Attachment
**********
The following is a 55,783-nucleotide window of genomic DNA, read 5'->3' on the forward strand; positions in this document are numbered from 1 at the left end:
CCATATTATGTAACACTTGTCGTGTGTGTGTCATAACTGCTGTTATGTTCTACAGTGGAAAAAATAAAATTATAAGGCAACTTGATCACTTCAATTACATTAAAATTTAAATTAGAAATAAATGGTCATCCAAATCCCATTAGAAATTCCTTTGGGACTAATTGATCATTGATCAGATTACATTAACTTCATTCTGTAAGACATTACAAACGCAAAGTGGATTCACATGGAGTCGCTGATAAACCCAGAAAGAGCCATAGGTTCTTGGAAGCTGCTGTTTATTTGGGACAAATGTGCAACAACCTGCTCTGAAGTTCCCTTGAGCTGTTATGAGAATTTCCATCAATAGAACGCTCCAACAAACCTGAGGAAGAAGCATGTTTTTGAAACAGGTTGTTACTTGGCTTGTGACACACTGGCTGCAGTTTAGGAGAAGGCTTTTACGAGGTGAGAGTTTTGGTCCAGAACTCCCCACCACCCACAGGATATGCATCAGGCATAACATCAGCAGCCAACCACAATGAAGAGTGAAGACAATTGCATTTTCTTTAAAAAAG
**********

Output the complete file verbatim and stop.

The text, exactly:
The following is a 55,783-nucleotide window of genomic DNA, read 5'->3' on the forward strand; positions in this document are numbered from 1 at the left end:
CCATATTATGTAACACTTGTCGTGTGTGTGTCATAACTGCTGTTATGTTCTACAGTGGAAAAAATAAAATTATAAGGCAACTTGATCACTTCAATTACATTAAAATTTAAATTAGAAATAAATGGTCATCCAAATCCCATTAGAAATTCCTTTGGGACTAATTGATCATTGATCAGATTACATTAACTTCATTCTGTAAGACATTACAAACGCAAAGTGGATTCACATGGAGTCGCTGATAAACCCAGAAAGAGCCATAGGTTCTTGGAAGCTGCTGTTTATTTGGGACAAATGTGCAACAACCTGCTCTGAAGTTCCCTTGAGCTGTTATGAGAATTTCCATCAATAGAACGCTCCAACAAACCTGAGGAAGAAGCATGTTTTTGAAACAGGTTGTTACTTGGCTTGTGACACACTGGCTGCAGTTTAGGAGAAGGCTTTTACGAGGTGAGAGTTTTGGTCCAGAACTCCCCACCACCCACAGGATATGCATCAGGCATAACATCAGCAGCCAACCACAATGAAGAGTGAAGACAATTGCATTTTCTTTAAAAAAG